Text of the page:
Craig was silent for a moment, but finally offered the chief his hand. “I know what you’re saying, Tim, and if it weren’t our kids out there, I’d probably agree with you. But Michael’s my son, and I can’t just sit up all night worrying about him. I have to

Kitteridge and Marty Templar watched as the search party set out once more, then returned to the squad car. As they headed toward the Anderson house, Kitteridge frowned.

“I never saw Judd Duval out there,” he said.

Templar chuckled. “I never expected to. He knows places in that swamp you and I could never hope to find. And if I had to bet, I’d bet that when those kids are found, it’ll be Judd who finds them.”

Michael knew he was close to Kelly now—he could feel it.

It had been nearly an hour since he’d turned away from the rest of the search party, slipping off into the narrow bayous, guiding his boat almost by instinct through the maze of islands, threading his way between sunken logs, raising the motor twice to row through water so shallow that the hull of the boat scraped against the mud bottom.

Ten minutes ago he’d heard a muffled shot, and knew it must have been fairly close by—even a gunshot carried only a few hundred yards in the swamp before dying away without so much as a trace of an echo.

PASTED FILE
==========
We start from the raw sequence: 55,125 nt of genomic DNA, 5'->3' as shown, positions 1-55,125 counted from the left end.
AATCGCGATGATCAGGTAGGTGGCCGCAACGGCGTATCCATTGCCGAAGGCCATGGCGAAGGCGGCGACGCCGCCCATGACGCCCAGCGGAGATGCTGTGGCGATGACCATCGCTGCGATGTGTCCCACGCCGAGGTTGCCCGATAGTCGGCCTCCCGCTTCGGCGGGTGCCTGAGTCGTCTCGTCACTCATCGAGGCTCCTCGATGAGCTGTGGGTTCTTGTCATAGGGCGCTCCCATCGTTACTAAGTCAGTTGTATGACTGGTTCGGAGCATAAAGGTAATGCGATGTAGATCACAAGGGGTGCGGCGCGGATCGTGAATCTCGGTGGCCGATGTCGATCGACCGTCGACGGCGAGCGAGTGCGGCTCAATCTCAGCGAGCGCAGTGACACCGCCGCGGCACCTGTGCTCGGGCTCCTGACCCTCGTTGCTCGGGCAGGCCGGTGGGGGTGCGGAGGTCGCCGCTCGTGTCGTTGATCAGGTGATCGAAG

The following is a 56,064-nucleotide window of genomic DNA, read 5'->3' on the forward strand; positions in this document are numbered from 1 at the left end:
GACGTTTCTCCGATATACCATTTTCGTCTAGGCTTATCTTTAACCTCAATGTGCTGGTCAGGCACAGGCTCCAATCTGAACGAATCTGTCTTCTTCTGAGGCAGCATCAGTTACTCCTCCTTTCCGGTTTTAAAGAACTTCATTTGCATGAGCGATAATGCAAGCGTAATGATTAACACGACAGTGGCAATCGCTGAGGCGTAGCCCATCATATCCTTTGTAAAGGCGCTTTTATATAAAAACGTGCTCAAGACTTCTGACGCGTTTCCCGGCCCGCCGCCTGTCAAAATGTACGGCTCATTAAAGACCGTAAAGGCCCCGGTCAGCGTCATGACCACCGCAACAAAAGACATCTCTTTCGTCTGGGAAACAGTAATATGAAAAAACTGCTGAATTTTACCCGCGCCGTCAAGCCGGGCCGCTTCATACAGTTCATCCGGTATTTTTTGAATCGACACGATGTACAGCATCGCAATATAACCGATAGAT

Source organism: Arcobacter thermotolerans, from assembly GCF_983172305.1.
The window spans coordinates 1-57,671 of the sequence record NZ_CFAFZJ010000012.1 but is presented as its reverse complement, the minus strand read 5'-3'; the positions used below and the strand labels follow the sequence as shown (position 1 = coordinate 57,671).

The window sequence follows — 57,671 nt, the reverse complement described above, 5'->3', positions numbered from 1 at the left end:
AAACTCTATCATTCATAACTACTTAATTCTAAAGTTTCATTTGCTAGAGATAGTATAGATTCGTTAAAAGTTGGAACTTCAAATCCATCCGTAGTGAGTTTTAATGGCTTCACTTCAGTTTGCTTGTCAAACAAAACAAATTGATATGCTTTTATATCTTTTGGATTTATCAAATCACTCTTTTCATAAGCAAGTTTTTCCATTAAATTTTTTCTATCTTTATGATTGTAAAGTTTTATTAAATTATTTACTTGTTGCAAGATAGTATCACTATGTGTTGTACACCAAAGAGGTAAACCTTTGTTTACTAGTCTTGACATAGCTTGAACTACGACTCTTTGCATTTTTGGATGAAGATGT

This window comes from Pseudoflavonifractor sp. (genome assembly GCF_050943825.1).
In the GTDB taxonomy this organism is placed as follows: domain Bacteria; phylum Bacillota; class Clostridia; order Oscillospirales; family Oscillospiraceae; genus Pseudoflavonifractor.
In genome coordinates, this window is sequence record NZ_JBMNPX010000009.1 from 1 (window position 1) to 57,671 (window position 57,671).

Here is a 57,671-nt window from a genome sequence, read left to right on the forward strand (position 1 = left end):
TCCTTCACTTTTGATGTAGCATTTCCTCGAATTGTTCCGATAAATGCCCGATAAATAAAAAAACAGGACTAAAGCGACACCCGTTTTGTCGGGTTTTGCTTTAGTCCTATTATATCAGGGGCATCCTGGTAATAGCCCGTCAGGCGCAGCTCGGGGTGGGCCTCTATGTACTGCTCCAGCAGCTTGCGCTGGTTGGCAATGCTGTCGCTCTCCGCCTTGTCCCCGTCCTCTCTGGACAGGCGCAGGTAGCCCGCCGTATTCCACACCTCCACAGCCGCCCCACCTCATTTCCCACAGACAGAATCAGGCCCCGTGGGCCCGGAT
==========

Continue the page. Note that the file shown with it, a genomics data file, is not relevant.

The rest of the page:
He’d turned the boat in the direction of the shot, and finally had to get out and pull it over a bar between two
of the islands, but now he was on his way again, every nerve in his body attuned to the slightest alien noises.

Suddenly, ahead of him, he heard a splashing in the water and switched on his light, playing its beam over the rippling surface.

Ahead, the water was frothing as an alligator thrashed spasmodically, rolling over on its back, its tail lashing weakly.

Michael frowned.

At night the ’gators were usually lying in the shallows, all but covered by the water, waiting for an unwary water bird to cruise too close. Or asleep.

He moved the boat closer, until he was only a few yards away from the big reptile.

It was lying on its back now, but suddenly the tail thrashed again and it flipped over.

He played the light over its body, then held it steady as the beam revealed a hole in the creature’s head.

He frowned, then understood.

Someone had shot the ’gator, apparently from close range. From the look of the hole, the animal must have been charging, and whoever held the gun had fired it straight into the ’gator’s mouth.

He moved the light forward, and his breath caught in his throat.

A piece of cloth, stained and muddy, was caught in the corner of the ’gator’s mouth.


Kelly had been here, and the ’gator had attacked her.

But someone else had been here, too, and fired at the ’gator.

He cast the beam of light around, searching for any sign of Kelly, but there was none.